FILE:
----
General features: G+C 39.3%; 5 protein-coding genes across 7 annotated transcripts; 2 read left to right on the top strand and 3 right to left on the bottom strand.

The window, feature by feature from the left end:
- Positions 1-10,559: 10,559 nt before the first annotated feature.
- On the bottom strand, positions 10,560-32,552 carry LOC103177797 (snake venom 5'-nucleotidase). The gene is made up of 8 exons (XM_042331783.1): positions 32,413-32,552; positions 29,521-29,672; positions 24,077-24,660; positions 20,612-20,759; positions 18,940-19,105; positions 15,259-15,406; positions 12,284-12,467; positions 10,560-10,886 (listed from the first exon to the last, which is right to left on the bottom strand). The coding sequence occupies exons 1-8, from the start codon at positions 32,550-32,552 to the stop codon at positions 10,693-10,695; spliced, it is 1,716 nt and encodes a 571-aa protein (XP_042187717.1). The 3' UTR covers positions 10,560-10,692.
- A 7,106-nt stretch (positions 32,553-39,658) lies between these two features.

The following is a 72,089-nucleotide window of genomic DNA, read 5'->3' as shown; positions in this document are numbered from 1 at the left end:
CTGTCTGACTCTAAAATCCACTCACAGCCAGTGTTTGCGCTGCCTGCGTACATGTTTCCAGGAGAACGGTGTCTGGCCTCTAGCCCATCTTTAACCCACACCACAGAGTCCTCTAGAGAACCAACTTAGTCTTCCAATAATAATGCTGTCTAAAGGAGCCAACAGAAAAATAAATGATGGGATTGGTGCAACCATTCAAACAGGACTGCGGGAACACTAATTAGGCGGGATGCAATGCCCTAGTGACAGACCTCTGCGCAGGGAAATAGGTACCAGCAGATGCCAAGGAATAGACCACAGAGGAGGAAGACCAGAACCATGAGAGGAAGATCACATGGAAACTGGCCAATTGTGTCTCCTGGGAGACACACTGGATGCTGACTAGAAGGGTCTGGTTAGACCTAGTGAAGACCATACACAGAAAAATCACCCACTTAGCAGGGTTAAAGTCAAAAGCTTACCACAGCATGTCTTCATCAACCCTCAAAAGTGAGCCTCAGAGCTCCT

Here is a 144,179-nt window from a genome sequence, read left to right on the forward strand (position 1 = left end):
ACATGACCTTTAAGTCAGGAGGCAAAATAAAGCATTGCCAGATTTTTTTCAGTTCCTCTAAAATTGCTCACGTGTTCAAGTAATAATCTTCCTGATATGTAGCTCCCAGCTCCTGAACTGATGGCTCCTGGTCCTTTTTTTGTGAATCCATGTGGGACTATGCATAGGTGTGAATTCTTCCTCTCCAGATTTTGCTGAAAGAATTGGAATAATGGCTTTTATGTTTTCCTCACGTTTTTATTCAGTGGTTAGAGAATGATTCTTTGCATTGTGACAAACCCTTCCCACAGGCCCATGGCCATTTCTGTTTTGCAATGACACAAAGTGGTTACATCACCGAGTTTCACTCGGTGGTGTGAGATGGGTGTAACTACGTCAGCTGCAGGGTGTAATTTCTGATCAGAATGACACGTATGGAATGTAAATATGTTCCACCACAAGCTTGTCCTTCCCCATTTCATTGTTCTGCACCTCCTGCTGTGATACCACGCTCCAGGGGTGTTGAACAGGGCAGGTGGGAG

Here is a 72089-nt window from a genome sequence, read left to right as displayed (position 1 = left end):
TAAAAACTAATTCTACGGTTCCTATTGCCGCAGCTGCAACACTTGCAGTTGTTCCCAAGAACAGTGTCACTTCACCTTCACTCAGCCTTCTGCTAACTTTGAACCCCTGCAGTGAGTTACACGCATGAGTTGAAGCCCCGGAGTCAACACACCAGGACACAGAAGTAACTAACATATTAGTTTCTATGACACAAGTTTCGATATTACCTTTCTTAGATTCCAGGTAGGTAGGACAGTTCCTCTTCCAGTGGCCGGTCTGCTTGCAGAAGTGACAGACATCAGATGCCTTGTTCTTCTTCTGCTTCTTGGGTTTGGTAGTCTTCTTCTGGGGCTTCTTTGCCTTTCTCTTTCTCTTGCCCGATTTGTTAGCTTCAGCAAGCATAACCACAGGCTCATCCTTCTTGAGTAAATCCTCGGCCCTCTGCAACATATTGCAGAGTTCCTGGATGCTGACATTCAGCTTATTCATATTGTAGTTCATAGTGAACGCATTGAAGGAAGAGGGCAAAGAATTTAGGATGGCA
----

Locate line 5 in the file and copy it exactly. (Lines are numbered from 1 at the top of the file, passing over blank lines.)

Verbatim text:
- A 7,106-nt stretch (positions 32,553-39,658) lies between these two features.